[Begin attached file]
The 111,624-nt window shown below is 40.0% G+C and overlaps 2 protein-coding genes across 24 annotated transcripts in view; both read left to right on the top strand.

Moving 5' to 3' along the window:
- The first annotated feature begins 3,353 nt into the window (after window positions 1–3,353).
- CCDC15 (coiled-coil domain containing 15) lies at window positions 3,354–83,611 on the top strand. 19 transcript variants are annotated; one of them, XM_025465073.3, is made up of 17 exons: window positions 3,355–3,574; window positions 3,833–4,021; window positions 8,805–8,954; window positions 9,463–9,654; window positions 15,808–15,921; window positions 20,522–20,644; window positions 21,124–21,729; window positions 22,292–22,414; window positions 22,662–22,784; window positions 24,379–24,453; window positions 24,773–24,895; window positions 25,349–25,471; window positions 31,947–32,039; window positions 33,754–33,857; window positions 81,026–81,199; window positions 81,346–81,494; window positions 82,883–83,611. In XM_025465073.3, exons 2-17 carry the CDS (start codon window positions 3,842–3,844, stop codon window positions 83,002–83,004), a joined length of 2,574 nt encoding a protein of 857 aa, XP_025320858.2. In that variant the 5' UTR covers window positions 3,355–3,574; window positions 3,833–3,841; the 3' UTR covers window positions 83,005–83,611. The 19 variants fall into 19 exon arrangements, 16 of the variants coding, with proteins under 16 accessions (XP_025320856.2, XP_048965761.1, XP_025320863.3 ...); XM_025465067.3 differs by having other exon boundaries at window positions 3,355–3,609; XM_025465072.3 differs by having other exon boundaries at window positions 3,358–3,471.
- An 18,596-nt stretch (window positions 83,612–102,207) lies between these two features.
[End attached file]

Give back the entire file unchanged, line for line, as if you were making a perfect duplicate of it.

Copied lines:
The 111,624-nt window shown below is 40.0% G+C and overlaps 2 protein-coding genes across 24 annotated transcripts in view; both read left to right on the top strand.

Moving 5' to 3' along the window:
- The first annotated feature begins 3,353 nt into the window (after window positions 1–3,353).
- CCDC15 (coiled-coil domain containing 15) lies at window positions 3,354–83,611 on the top strand. 19 transcript variants are annotated; one of them, XM_025465073.3, is made up of 17 exons: window positions 3,355–3,574; window positions 3,833–4,021; window positions 8,805–8,954; window positions 9,463–9,654; window positions 15,808–15,921; window positions 20,522–20,644; window positions 21,124–21,729; window positions 22,292–22,414; window positions 22,662–22,784; window positions 24,379–24,453; window positions 24,773–24,895; window positions 25,349–25,471; window positions 31,947–32,039; window positions 33,754–33,857; window positions 81,026–81,199; window positions 81,346–81,494; window positions 82,883–83,611. In XM_025465073.3, exons 2-17 carry the CDS (start codon window positions 3,842–3,844, stop codon window positions 83,002–83,004), a joined length of 2,574 nt encoding a protein of 857 aa, XP_025320858.2. In that variant the 5' UTR covers window positions 3,355–3,574; window positions 3,833–3,841; the 3' UTR covers window positions 83,005–83,611. The 19 variants fall into 19 exon arrangements, 16 of the variants coding, with proteins under 16 accessions (XP_025320856.2, XP_048965761.1, XP_025320863.3 ...); XM_025465067.3 differs by having other exon boundaries at window positions 3,355–3,609; XM_025465072.3 differs by having other exon boundaries at window positions 3,358–3,471.
- An 18,596-nt stretch (window positions 83,612–102,207) lies between these two features.